There are people I know in other industries – more traditional and commoditized ones – that tell me just how bug nuts crazy software and web services industries are, by comparison. But we have nothing on the motion picture and entertainment industries. The motion picture industry seems to be able to repackage the same products again and again in ways that the software industry can only dream about. One thing that really mystifies me are films and subtitling. For example – consider the releases of the television series LOST. When individual seasons were released in Region 1, they included English subtitles. The Complete Series on DVD includes French subtitles. The Complete Series on Blu Ray include French and Spanish subtitles. What happened to English subtitles on the Complete Editions? Why would you exclude Spanish on individual season releases when Spanish is spoken so widely in the countries covered under Region 1?
There is probably an answer to this, boiling down to distribution issues. Perhaps they want to have a different priced Spanish only version for sale in Mexico, Central and South America?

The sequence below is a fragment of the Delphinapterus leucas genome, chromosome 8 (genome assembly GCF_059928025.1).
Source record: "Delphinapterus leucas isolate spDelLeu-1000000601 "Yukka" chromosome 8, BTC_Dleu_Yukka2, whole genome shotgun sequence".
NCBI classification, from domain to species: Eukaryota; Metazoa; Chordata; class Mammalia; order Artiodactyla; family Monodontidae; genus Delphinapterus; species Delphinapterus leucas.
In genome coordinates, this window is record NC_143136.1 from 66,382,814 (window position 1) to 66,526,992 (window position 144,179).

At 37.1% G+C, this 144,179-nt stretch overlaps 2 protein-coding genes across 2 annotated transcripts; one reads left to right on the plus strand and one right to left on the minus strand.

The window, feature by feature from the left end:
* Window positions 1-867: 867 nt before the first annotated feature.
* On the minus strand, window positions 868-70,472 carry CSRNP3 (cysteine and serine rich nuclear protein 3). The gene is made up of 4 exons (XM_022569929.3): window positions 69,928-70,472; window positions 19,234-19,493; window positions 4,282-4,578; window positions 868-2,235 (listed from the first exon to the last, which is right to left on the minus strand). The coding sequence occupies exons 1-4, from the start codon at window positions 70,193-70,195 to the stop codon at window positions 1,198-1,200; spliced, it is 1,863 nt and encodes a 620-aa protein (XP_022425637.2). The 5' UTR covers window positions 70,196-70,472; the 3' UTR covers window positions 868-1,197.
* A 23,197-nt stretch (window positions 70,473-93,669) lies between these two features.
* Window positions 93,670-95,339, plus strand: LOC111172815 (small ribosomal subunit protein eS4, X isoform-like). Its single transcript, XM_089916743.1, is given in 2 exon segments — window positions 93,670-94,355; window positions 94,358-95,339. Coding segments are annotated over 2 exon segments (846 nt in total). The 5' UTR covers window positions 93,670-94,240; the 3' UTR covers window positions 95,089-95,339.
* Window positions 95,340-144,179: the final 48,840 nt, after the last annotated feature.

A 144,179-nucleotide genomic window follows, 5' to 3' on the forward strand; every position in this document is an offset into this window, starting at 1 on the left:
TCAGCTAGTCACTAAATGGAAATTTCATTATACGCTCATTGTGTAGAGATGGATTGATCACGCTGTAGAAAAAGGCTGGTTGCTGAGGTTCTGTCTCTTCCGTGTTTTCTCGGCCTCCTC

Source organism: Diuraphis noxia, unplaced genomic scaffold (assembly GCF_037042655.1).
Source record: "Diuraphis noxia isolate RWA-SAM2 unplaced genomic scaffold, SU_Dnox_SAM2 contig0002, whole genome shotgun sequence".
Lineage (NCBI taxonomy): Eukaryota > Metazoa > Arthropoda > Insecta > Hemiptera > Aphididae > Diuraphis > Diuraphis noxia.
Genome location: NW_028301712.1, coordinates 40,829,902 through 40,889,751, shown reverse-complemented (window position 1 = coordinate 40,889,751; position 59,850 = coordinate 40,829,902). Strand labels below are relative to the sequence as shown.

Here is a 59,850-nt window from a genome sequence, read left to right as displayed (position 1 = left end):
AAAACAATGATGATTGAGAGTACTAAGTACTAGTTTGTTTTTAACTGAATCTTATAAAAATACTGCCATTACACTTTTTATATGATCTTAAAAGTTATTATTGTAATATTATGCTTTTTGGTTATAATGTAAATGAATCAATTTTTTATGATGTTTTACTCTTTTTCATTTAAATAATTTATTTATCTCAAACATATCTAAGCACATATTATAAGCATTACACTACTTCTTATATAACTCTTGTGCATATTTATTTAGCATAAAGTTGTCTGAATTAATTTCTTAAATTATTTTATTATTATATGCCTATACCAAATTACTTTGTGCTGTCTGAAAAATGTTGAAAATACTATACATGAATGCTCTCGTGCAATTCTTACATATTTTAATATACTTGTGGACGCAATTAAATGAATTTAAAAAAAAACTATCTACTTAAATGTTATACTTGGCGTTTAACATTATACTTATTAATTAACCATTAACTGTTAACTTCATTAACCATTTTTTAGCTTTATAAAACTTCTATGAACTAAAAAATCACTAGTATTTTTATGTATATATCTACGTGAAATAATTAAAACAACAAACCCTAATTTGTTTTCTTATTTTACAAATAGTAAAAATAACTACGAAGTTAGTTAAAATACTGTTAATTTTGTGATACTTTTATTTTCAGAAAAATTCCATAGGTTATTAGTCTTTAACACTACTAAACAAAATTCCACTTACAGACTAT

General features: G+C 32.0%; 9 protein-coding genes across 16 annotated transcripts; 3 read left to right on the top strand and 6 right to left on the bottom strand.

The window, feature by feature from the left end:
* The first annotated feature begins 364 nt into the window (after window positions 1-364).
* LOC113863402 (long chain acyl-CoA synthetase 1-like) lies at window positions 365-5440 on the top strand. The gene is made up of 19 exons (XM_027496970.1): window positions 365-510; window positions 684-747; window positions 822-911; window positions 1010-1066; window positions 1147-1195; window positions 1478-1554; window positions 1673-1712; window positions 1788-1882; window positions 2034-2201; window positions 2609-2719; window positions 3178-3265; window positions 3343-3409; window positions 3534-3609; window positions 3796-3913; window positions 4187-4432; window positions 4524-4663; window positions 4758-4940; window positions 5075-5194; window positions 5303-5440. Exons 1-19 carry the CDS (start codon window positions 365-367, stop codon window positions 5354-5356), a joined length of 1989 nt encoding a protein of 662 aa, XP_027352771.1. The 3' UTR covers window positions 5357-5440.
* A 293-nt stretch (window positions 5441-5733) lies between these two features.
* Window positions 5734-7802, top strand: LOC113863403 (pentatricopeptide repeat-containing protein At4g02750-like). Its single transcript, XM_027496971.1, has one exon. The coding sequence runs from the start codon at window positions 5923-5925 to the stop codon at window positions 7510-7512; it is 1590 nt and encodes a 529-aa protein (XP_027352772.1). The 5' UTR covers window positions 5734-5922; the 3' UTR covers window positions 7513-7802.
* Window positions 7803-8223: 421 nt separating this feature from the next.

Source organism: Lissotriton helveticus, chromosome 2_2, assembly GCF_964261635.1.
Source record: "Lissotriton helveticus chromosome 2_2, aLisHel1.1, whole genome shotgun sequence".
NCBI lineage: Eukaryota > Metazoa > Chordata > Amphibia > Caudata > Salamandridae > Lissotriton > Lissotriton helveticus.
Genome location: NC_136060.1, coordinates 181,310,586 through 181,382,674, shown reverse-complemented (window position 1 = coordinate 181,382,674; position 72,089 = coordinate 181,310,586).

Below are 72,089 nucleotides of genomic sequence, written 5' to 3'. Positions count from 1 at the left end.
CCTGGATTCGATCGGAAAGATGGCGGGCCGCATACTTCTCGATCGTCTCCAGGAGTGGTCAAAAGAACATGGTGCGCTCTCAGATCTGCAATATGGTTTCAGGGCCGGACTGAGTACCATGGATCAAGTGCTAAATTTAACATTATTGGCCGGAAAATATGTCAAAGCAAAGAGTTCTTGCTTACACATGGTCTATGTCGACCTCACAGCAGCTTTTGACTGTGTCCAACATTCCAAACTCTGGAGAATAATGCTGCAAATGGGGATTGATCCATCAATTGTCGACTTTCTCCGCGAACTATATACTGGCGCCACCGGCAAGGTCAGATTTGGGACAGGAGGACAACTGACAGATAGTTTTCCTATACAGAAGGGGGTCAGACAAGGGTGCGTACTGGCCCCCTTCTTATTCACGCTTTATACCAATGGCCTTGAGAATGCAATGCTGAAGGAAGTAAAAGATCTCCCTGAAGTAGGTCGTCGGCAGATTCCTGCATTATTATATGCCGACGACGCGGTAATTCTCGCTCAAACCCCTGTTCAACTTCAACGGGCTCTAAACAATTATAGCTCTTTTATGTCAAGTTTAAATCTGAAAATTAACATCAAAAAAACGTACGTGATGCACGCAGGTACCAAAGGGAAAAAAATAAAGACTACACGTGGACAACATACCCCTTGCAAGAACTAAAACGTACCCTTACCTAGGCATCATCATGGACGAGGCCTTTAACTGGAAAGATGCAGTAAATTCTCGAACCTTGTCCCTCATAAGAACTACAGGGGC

The problem I have is that region based customization of movies invariably reduces enjoyment for folks like me. I always watch with English or English SDH (English subtitles with descriptions for people with poor hearing), regardless if its a foreign film or not, primarily because audio levels can vary so much in film. Also, I have a non-native speaker of English at home. We never watch dubbed films as the substitute voices invariably change the tone of the story. For example, when the X-Files were released in Japan, Agent Mulder was given a very masculine voice, while his partner Scully has a high, cute woman’s voice – entirely contrary to the personalities of the characters. That’s not to say that subtitling is perfect. I have watched enough films in Japanese to know that the subtitle writers must have been munching on magic mushrooms to produce the wildly different translation.